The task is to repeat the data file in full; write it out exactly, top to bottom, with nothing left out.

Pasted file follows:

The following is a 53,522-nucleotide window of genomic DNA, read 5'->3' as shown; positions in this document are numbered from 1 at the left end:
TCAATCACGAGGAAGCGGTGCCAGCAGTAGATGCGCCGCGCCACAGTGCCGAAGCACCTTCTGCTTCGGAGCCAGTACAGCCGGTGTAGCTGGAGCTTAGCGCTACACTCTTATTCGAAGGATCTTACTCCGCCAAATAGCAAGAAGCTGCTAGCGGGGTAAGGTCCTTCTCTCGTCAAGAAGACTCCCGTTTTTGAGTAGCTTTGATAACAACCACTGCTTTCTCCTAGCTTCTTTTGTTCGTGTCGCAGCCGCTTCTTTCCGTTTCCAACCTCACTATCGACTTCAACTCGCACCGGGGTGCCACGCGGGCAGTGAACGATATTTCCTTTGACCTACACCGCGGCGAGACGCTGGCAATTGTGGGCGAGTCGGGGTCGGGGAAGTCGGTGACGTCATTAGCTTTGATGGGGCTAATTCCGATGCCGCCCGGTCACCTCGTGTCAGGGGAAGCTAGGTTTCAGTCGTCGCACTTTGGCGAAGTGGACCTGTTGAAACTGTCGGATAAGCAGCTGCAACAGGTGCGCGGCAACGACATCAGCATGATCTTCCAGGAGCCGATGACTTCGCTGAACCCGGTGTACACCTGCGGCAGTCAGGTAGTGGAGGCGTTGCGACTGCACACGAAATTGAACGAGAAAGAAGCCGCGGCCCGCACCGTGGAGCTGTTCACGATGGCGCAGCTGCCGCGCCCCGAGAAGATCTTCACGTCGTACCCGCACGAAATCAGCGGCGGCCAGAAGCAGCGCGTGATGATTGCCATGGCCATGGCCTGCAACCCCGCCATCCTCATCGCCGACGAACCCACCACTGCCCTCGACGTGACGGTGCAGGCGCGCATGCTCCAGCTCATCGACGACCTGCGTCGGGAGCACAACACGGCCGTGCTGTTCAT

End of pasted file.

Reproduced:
The following is a 53,522-nucleotide window of genomic DNA, read 5'->3' as shown; positions in this document are numbered from 1 at the left end:
TCAATCACGAGGAAGCGGTGCCAGCAGTAGATGCGCCGCGCCACAGTGCCGAAGCACCTTCTGCTTCGGAGCCAGTACAGCCGGTGTAGCTGGAGCTTAGCGCTACACTCTTATTCGAAGGATCTTACTCCGCCAAATAGCAAGAAGCTGCTAGCGGGGTAAGGTCCTTCTCTCGTCAAGAAGACTCCCGTTTTTGAGTAGCTTTGATAACAACCACTGCTTTCTCCTAGCTTCTTTTGTTCGTGTCGCAGCCGCTTCTTTCCGTTTCCAACCTCACTATCGACTTCAACTCGCACCGGGGTGCCACGCGGGCAGTGAACGATATTTCCTTTGACCTACACCGCGGCGAGACGCTGGCAATTGTGGGCGAGTCGGGGTCGGGGAAGTCGGTGACGTCATTAGCTTTGATGGGGCTAATTCCGATGCCGCCCGGTCACCTCGTGTCAGGGGAAGCTAGGTTTCAGTCGTCGCACTTTGGCGAAGTGGACCTGTTGAAACTGTCGGATAAGCAGCTGCAACAGGTGCGCGGCAACGACATCAGCATGATCTTCCAGGAGCCGATGACTTCGCTGAACCCGGTGTACACCTGCGGCAGTCAGGTAGTGGAGGCGTTGCGACTGCACACGAAATTGAACGAGAAAGAAGCCGCGGCCCGCACCGTGGAGCTGTTCACGATGGCGCAGCTGCCGCGCCCCGAGAAGATCTTCACGTCGTACCCGCACGAAATCAGCGGCGGCCAGAAGCAGCGCGTGATGATTGCCATGGCCATGGCCTGCAACCCCGCCATCCTCATCGCCGACGAACCCACCACTGCCCTCGACGTGACGGTGCAGGCGCGCATGCTCCAGCTCATCGACGACCTGCGTCGGGAGCACAACACGGCCGTGCTGTTCAT